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SILS professors offer election analyses in national publications

Tressie McMillan Cottom, Zeynep Tufekci, and Francesca Tripodi, faculty members at the UNC School of Information and Library Science (SILS) and researchers with the Center for Information, Techology, and Public Life (CITAP), recently wrote columns for national publications examining different aspects of the presidential election.

McMillan Cottom and Tufekci each had an op-eds in the New York Times the week of Nov. 3.

Portraits of Zeynep Tufekci, Tressie McMillan Cottom, and Francesca Tripodi
Zeynep Tufekci, Tressie McMillan Cottom, and Francesca Tripodi

Tufecki’s column, “Can We Finally Agree to Ignore Election Forecasts?”, appeared a few days before the election in the Sunday edition. In the op-ed, Tufekci encourages voters to disregard statisticians’ election models and explains why their methodology is flawed. “Instead of refreshing the page to update predictions, people should do the only thing that actually affects the outcome: vote, donate and organize,” she advises.

McMillan Cottom’s Nov. 7 op-ed, “The Danger in White Moderates Setting Biden’s Agenda,” outlines the approach that she believes President-Elect Joe Biden should take to effectively govern the country. “The moment calls for radical direct state response to public crisis — big government projects, direct aid, swelling rhetoric,” she writes. “The moderate/centrist impulse will be to do less, but to govern, a Biden administration will need to do more,” she writes.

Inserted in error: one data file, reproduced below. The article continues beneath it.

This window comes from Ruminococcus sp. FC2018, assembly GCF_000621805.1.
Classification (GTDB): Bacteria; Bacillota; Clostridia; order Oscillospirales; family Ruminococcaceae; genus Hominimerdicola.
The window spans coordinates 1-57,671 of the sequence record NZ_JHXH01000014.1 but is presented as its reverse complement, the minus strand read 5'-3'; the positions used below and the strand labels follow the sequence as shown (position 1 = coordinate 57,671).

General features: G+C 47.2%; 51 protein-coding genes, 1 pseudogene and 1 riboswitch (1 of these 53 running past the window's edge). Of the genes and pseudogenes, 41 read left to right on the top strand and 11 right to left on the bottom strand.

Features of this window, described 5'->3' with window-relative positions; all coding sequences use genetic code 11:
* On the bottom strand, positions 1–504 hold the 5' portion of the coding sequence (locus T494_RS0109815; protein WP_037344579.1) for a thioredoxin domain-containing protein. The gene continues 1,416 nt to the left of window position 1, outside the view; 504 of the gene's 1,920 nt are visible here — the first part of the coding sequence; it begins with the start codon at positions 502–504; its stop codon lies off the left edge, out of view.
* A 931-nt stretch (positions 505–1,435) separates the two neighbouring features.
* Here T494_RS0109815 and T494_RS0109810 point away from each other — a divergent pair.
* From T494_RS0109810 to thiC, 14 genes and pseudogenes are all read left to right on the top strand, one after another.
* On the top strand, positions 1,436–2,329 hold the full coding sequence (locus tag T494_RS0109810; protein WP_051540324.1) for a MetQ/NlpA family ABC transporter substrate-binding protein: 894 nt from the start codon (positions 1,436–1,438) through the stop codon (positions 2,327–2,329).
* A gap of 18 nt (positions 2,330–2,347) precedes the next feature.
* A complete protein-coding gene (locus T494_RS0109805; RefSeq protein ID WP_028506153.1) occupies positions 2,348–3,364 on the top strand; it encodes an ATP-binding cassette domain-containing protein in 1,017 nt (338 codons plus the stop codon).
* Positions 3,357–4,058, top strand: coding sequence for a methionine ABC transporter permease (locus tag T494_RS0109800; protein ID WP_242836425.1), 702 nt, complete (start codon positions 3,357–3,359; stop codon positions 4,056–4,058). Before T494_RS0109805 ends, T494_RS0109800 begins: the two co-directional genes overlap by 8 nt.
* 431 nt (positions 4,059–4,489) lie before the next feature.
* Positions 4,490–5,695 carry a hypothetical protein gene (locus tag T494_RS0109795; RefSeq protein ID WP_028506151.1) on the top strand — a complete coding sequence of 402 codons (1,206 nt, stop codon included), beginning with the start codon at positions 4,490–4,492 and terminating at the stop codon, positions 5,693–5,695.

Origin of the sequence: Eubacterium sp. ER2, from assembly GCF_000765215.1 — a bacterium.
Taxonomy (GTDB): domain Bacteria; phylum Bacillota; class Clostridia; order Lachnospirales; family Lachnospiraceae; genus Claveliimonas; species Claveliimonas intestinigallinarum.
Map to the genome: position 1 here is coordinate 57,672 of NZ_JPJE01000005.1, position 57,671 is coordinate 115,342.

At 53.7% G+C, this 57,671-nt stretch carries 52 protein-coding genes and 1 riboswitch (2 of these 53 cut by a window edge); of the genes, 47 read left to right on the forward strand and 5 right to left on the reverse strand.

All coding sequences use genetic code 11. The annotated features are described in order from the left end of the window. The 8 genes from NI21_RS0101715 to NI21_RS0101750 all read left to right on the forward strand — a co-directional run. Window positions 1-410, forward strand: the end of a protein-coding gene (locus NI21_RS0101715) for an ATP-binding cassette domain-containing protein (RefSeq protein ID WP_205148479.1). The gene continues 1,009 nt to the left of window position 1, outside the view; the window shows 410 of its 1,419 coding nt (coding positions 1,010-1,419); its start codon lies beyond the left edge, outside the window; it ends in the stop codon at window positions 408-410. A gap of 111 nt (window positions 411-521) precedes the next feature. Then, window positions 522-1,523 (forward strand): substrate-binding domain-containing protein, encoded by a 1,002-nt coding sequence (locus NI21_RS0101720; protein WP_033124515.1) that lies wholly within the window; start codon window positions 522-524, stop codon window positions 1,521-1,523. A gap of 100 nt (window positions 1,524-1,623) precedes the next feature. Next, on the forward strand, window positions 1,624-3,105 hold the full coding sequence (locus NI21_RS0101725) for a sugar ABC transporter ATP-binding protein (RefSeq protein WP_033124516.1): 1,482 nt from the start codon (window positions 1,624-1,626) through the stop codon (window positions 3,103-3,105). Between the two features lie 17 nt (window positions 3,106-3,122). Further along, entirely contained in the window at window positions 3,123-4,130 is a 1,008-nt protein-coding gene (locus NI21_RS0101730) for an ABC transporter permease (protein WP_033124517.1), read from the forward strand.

Tufekci offers post-election insights in a column for The Atlantic titled “America’s Next Authoritarian Will Be Much More Competent.” She compares and contrasts Donald Trump’s performance as president with other authoritarian figures across the globe and explains how Republicans can exploit their minority control to help set the stage for a populist candidate “with a penchant for governing rather than golf.”

“Pearl-clutching for the good old days will not get us out of this,” Tufekci warns. “Yes, it’s important to highlight the value of norms and call for the restoration of democratic institutions. But what we need in order to move forward goes beyond more politeness and the right rhetoric. The failures of the past aren’t to be yearned for. They’re to be avoided and, crucially, understood and fixed.”

For Slate, Tripodi explains why politicians continue to accuse big tech platforms like Facebook and Google of suppressing conservative viewpoints. In “Conservatives Are Gearing Up to Falsely Blame Big Tech Censorship for Trump’s Loss,” published Nov. 9, Tripodi dissects the misleading research that Republicans often cite in their claims and offers evidence and examples that contradict this belief. “The truth is that these companies have no vested interest in democracy—they are corporations that profit by operationalizing relevance,” she writes.

In addition to these op-eds, Tripodi, Tufekci, McMillan Cottom, and other CITAP researchers were cited and quoted in stories by multiple news outlets. While the race was still undecided, McMillan Cottom spoke with Trevor Noah on The Daily Show. For more interviews and updates on CITAP researchers, visit the CITAP homepage or subscribe to the CITAP newsletter.